A burn is damage to an area of the body caused by excessive heat, chemicals, electricity, or the Sun. Burns caused by heat can be the result of contact with fire, scalding water, or hot surfaces. Contact with high-voltage power lines can result in electrical burns. A burn can occur on the inside or outside of the body and can range from minor to life threatening.
The severity of a burn is determined by how deeply the injury has penetrated the skin and underlying tissue. If the outer and inner layers of the skin are damaged, a burn is termed partial thickness. If the underlying
tissue is also damaged, the burn is referred to as full thickness. However, the depth of a burn is more commonly classified by a system of degrees. The size of a burn is also considered in determining its severity. According to the percentage of the body surface affected, burns are classified as minor, moderate, and major.
The skin is the largest organ of the body. It covers the outer surface and prevents bacteria, dirt, and other foreign materials from entering the body and causing infection. The skin also aids in regulating body temperature through the process of sweating. Sweat regulates the amount of heat lost from the surface of the body, thus maintaining an even body temperature. In addition, the skin protects against the loss of body fluids that lie beneath it and bathe the tissues.
A first-degree burn is restricted to the outer layer of the skin, or epidermis, causing redness and pain. A mild sunburn or an injury caused by briefly touching a hot pan are examples of first-degree burns.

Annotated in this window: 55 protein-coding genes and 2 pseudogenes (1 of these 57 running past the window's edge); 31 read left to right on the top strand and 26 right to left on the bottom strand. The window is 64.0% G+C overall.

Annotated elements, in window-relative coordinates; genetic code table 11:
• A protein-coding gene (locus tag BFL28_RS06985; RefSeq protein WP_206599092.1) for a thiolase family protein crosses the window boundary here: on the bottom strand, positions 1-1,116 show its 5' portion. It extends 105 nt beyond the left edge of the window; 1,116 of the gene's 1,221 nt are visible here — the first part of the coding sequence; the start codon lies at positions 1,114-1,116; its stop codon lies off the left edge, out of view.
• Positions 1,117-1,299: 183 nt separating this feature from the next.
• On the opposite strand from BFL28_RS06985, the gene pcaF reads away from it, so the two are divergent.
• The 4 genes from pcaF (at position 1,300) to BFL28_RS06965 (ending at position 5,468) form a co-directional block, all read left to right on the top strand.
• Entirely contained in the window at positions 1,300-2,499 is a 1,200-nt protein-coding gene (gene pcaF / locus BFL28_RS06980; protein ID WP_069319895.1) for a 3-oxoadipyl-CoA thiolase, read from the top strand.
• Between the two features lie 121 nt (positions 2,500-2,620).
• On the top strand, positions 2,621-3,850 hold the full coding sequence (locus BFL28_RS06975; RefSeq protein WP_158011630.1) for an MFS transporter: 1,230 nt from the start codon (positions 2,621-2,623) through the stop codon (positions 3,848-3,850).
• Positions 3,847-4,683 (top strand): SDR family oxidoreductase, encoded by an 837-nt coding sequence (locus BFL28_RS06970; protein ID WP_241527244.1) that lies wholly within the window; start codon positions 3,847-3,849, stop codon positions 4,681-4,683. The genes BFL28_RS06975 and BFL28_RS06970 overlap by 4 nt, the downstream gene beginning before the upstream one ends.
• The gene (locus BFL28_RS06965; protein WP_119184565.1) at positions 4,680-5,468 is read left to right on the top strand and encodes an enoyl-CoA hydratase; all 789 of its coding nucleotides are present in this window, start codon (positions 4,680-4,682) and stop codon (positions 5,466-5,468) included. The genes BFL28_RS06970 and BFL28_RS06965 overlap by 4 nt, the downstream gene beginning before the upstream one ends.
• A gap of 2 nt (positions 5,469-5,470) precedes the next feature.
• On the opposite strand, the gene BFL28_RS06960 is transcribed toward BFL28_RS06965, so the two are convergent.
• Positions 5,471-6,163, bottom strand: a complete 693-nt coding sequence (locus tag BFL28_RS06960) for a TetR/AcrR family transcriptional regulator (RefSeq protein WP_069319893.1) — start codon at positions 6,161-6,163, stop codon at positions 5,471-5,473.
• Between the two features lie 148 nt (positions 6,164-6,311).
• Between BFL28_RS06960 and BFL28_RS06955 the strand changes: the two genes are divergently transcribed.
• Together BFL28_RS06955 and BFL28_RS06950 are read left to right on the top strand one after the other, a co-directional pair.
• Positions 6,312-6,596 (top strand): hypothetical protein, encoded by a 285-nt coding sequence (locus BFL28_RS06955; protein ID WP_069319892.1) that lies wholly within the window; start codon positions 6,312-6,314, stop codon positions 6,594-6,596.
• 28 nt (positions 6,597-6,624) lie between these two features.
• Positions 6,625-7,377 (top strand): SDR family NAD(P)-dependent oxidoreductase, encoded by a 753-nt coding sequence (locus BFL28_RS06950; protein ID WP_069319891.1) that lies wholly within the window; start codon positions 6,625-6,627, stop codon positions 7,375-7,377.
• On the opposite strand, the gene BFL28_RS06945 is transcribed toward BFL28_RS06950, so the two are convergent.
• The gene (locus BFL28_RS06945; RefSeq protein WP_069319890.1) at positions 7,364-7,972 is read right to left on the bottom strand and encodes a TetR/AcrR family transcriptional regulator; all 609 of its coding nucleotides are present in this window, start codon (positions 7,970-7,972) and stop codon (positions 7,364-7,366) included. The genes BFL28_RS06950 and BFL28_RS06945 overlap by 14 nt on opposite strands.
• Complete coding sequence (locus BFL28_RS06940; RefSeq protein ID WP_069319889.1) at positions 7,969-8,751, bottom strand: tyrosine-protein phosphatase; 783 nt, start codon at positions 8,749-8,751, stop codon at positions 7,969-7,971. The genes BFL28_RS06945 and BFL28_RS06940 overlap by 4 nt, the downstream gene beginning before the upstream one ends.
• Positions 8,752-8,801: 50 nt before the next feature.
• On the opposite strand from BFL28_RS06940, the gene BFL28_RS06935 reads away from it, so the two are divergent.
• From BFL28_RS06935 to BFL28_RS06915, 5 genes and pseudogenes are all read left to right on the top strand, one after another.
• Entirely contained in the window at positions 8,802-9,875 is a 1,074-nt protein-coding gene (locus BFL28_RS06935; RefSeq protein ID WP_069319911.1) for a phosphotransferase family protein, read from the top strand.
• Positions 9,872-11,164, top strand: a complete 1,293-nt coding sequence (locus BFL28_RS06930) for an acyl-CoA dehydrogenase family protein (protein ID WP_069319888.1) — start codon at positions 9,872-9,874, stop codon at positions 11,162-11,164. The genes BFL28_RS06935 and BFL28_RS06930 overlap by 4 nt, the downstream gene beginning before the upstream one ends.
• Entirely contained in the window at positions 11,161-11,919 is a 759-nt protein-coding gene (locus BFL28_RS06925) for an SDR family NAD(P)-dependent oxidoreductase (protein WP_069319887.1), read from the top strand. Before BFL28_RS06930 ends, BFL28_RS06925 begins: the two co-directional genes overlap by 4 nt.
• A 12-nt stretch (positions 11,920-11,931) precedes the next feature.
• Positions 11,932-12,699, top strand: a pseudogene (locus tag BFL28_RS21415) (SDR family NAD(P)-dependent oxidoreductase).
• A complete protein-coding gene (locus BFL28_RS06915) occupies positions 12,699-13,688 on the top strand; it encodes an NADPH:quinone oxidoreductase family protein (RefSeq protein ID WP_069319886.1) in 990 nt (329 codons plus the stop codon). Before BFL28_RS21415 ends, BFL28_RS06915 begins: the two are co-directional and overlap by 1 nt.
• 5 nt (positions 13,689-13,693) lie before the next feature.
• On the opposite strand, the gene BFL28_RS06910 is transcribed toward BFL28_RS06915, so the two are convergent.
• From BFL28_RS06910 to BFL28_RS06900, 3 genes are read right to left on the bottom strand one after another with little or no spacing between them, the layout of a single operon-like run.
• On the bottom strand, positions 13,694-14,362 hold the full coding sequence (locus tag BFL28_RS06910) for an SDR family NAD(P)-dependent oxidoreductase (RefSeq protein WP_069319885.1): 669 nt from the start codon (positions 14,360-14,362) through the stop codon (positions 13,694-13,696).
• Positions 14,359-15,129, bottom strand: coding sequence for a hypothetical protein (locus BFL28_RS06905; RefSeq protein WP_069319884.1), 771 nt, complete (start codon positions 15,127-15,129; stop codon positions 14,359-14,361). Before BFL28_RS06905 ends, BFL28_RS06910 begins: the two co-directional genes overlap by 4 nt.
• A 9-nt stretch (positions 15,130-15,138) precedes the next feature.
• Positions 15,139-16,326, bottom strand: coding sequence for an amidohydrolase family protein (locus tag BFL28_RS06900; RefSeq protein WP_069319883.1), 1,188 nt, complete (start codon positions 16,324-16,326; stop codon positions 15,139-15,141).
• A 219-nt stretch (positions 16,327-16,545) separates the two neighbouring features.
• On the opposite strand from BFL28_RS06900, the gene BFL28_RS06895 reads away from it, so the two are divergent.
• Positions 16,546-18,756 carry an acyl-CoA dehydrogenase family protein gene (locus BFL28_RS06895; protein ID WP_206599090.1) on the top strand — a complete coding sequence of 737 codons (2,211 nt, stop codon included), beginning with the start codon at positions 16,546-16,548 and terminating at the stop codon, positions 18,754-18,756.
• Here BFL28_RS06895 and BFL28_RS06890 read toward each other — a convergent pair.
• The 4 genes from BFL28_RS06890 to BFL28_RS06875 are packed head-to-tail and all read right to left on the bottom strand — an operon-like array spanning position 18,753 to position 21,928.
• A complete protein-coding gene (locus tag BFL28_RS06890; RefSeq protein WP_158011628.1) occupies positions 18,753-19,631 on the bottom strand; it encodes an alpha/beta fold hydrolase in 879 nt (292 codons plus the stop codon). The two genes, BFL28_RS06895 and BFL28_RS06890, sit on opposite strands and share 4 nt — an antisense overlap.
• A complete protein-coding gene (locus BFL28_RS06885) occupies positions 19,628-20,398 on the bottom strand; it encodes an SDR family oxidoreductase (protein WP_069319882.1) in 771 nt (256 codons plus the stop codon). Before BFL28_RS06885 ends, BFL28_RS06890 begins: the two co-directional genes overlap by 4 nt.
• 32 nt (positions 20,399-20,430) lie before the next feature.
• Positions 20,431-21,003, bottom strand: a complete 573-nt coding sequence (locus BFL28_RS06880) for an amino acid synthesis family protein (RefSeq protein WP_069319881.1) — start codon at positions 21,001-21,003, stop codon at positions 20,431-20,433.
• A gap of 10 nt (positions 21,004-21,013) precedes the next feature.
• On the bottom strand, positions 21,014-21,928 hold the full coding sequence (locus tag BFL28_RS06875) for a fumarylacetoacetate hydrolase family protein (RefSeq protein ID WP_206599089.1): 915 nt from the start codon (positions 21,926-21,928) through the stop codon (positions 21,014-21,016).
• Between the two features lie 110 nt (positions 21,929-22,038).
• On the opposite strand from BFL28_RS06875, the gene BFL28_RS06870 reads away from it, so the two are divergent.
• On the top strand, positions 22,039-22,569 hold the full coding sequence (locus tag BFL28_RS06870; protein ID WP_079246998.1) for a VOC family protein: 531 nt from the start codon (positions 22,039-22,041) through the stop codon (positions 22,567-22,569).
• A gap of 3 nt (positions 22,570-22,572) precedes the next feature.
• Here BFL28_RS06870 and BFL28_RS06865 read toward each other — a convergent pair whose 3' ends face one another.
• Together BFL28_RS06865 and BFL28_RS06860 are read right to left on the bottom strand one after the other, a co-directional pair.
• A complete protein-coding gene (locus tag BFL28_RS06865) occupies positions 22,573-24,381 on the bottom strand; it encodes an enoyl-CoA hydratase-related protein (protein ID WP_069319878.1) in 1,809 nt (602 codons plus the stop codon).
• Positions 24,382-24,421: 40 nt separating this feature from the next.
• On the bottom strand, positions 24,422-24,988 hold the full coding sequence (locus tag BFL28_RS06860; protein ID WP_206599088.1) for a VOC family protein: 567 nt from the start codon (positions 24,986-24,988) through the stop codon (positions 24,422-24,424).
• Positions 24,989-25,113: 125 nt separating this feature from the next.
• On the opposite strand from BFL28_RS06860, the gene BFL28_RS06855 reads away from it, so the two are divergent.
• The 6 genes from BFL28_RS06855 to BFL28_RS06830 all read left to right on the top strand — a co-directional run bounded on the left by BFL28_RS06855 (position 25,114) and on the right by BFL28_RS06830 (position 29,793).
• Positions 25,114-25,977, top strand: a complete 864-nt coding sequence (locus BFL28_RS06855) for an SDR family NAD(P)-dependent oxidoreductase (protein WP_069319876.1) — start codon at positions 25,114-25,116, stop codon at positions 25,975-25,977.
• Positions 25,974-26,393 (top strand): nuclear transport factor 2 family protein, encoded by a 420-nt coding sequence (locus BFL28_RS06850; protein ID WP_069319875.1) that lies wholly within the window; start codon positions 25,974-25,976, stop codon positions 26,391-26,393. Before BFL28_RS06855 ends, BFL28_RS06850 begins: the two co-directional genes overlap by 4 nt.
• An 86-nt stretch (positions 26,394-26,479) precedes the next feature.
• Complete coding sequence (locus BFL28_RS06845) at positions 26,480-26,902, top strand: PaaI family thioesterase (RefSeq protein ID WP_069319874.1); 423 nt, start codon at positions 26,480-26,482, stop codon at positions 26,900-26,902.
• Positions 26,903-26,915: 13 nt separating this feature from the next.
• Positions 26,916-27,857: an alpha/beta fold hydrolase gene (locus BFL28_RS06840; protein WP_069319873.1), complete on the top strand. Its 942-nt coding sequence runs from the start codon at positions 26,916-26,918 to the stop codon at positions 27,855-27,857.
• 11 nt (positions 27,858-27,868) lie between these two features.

Dermis: The layer of skin lying beneath the outer skin.
Epidermis: The outer layer of the skin.
Skin graft: The transfer of skin or skin cells from an uninjured area of the body to a burned area in order to replace damaged skin and promote growth of new skin. A skin graft may be "harvested" from the actual burn victim or may be acquired from a donor.
A second-degree burn is marked by the appearance of blisters on the skin. The burn damage extends through the epidermis to the underlying inner layer, or dermis. The formation of blisters indicates the loss of fluid from cells, and the skin is mildly to moderately swollen and painful. Second-degree burns can be caused by exposure of the skin to sunlight or by contact with a hot object or scalding water.
A third-degree burn causes damage to the epidermis, dermis, and the underlying tissue. There are no blisters, but blood vessels in which blood clots have formed are noticeable.
A fourth-degree burn is one that penetrates the tissue and extends to the underlying muscle and bone. It is the most serious type of burn and is often fatal. Such a burn can result in permanent disfigurement and loss of function of the burned area. Treatment includes replacing lost body fluids, removing destroyed tissue and charred skin, preventing infection, and grafting skin to replace the burned skin. Physical therapy is usually necessary to restore the function of the affected area. A fourth-degree burn results most often from the direct exposure of skin to open flame.
Chemical burns can occur from ingesting chemicals or having them come in contact with the skin, eyes, or mucous membranes. Some 25,000 industrial chemicals can produce chemical burns. Certain household chemicals, such as drain openers, are also responsible for serious burns.